Harvard Chan is a community of global leaders and renowned experts in virtually every aspect of public health. As a sought-after resource for what works in health policy and practice, the School produces visionary ideas and cost-effective solutions for large-scale, long-term impact. Faculty and alumni have held influential public health positions in countries worldwide and have earned recognition for their research and activities in the field. Below is a sampling:
- Gro Harlem Brundtland, MPH ’65, served as prime minister of Norway (1981, 1986–89, 1990–96) and as director-general of the World Health Organization (1998–2003).
- Thomas Davis, MPH ’54, served twice as prime minister of the Cook Islands (1978-1983, 1983-1987).
- Since 1962, seven directors of the Centers for Disease Control and Prevention have been graduates of the Harvard T.H. Chan School of Public Health.
- Harvard Chan graduates have served as minister or secretary of health for Afghanistan, Argentina, Colombia, India, Indonesia, Papua New Guinea, and Taiwan.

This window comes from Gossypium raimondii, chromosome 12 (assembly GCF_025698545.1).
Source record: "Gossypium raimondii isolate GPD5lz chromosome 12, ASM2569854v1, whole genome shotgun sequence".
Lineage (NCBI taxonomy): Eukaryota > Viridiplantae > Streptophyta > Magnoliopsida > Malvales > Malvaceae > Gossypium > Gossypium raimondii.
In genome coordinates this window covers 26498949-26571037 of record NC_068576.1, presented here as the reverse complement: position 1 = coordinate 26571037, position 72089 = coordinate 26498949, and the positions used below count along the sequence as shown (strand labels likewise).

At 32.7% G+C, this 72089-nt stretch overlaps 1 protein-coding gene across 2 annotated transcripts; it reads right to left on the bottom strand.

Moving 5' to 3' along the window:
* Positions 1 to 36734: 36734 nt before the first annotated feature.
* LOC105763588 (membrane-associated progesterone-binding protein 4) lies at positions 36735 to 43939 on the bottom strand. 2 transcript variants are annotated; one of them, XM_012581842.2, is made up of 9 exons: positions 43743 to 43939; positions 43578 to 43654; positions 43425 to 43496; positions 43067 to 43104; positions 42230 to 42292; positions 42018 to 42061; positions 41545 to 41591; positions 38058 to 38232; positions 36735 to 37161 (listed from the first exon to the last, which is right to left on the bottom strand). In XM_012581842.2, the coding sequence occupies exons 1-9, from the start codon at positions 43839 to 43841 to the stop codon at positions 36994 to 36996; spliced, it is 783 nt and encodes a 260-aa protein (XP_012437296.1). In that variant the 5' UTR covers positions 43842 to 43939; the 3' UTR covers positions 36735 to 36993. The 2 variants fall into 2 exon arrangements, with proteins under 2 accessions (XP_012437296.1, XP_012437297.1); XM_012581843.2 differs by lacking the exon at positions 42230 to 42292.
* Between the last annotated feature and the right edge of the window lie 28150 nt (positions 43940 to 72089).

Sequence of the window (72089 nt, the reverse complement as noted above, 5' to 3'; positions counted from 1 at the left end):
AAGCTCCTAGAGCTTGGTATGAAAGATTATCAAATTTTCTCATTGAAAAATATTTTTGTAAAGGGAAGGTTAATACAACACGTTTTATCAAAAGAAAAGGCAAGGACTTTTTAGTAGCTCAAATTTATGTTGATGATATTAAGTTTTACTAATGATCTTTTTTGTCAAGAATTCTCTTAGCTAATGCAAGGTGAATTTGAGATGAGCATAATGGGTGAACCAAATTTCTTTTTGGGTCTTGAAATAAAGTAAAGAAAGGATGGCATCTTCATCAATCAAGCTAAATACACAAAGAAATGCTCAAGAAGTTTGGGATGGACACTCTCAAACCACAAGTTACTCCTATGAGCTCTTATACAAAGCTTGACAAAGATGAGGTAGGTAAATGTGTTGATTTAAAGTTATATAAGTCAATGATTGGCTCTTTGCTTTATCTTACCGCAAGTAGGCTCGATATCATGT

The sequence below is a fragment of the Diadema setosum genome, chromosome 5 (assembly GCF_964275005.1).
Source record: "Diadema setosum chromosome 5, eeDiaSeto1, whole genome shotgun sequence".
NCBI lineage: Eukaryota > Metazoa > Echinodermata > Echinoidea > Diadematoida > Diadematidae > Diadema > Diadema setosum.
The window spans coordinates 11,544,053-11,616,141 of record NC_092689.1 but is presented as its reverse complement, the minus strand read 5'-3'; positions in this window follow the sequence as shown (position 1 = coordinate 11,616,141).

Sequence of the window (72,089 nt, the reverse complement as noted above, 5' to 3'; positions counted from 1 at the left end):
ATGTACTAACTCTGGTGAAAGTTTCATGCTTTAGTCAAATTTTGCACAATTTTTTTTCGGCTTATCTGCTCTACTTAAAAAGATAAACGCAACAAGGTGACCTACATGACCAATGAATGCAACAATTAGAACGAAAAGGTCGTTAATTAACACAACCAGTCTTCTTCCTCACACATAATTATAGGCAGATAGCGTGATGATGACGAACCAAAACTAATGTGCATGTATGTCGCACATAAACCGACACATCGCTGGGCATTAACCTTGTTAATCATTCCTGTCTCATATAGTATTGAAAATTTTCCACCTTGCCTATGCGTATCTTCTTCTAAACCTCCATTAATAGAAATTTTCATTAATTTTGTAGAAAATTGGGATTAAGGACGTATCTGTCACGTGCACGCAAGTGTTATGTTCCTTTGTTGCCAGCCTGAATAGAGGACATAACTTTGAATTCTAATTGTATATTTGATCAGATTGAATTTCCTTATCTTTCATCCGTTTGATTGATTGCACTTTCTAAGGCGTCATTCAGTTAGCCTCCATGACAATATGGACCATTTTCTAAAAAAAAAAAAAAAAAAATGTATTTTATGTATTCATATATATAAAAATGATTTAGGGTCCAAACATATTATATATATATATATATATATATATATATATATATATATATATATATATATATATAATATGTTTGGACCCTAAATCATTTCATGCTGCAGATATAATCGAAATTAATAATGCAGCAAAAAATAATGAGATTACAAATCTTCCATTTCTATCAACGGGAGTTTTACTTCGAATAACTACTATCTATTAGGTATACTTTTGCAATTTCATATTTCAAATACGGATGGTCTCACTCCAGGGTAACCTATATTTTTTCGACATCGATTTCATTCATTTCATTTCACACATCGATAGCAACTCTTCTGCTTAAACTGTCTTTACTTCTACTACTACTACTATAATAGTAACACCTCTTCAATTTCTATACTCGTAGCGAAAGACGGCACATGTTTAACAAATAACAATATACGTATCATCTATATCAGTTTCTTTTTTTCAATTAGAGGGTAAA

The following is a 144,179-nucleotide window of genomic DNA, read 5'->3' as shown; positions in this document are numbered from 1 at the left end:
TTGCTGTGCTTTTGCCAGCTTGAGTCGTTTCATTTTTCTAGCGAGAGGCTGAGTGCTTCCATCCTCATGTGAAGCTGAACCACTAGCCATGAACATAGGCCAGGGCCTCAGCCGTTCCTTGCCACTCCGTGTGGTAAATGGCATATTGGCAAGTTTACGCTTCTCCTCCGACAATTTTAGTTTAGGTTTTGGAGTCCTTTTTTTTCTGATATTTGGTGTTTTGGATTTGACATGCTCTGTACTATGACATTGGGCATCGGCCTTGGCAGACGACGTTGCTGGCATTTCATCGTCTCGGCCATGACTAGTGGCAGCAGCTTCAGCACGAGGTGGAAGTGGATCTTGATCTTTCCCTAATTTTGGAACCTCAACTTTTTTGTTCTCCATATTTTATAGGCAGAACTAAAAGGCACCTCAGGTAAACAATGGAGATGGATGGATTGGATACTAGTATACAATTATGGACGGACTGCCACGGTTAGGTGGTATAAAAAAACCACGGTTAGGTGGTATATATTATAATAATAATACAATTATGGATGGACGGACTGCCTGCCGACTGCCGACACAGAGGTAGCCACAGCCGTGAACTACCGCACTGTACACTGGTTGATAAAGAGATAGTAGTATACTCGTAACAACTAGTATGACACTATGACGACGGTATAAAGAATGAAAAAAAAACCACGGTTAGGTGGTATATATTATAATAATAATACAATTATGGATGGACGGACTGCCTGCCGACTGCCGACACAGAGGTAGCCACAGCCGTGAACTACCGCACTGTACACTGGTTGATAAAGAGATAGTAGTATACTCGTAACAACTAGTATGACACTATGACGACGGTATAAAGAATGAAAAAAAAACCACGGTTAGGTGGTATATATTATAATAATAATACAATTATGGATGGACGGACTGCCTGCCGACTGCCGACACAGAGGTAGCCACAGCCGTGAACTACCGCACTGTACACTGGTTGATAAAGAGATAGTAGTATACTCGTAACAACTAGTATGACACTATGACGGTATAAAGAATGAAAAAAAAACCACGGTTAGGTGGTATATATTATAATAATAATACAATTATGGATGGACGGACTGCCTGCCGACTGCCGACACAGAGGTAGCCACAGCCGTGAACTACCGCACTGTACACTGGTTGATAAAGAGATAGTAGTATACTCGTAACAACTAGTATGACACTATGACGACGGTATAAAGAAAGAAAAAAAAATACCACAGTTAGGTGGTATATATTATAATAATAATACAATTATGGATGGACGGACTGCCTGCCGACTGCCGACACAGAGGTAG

- Two scientists affiliated with the School have been awarded the Nobel Prize. In 1954, Thomas Weller received the Nobel Prize in Physiology and Medicine. Amartya Sen received the Nobel Prize for Economics in 1998. Another faculty member, Bernard Lown, co-founded the Nobel Prize–winning group International Physicians for Prevention of Nuclear War.
- Numerous Harvard Chan faculty and alumni have received other prestigious awards and honors, including MacArthur Foundation “genius grants” and the Presidential Medal of Freedom.
- Since 2012, programs for ministerial-level world leaders have drawn more than 100 ministers of health and finance from over 50 countries to the School for intensive training programs with senior faculty.
- Numerous Harvard Chan faculty members are elected members of prestigious national and international organizations, including the National Academy of Sciences, National Academy of Medicine, and American Association for the Advancement of Science.